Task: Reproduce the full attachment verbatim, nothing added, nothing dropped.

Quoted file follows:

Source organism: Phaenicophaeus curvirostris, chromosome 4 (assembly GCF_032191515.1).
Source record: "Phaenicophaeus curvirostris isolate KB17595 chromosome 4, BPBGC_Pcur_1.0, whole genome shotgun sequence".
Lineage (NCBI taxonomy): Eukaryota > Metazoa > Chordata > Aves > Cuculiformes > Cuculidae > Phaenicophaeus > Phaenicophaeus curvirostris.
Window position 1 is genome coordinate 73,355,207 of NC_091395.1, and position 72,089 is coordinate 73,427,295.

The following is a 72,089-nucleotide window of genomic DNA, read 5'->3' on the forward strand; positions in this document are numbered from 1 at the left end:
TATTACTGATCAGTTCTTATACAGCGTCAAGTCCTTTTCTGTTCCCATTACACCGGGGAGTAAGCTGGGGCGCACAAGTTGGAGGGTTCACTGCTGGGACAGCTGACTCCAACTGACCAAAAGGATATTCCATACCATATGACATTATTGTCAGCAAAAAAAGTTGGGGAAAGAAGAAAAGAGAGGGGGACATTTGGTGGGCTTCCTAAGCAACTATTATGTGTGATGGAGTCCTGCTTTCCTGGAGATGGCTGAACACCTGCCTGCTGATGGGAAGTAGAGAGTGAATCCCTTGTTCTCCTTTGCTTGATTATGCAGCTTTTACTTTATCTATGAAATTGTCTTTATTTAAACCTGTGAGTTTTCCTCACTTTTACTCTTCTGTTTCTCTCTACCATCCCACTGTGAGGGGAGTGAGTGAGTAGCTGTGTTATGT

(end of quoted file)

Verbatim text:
Source organism: Phaenicophaeus curvirostris, chromosome 4 (assembly GCF_032191515.1).
Source record: "Phaenicophaeus curvirostris isolate KB17595 chromosome 4, BPBGC_Pcur_1.0, whole genome shotgun sequence".
Lineage (NCBI taxonomy): Eukaryota > Metazoa > Chordata > Aves > Cuculiformes > Cuculidae > Phaenicophaeus > Phaenicophaeus curvirostris.
Window position 1 is genome coordinate 73,355,207 of NC_091395.1, and position 72,089 is coordinate 73,427,295.

The following is a 72,089-nucleotide window of genomic DNA, read 5'->3' on the forward strand; positions in this document are numbered from 1 at the left end:
TATTACTGATCAGTTCTTATACAGCGTCAAGTCCTTTTCTGTTCCCATTACACCGGGGAGTAAGCTGGGGCGCACAAGTTGGAGGGTTCACTGCTGGGACAGCTGACTCCAACTGACCAAAAGGATATTCCATACCATATGACATTATTGTCAGCAAAAAAAGTTGGGGAAAGAAGAAAAGAGAGGGGGACATTTGGTGGGCTTCCTAAGCAACTATTATGTGTGATGGAGTCCTGCTTTCCTGGAGATGGCTGAACACCTGCCTGCTGATGGGAAGTAGAGAGTGAATCCCTTGTTCTCCTTTGCTTGATTATGCAGCTTTTACTTTATCTATGAAATTGTCTTTATTTAAACCTGTGAGTTTTCCTCACTTTTACTCTTCTGTTTCTCTCTACCATCCCACTGTGAGGGGAGTGAGTGAGTAGCTGTGTTATGT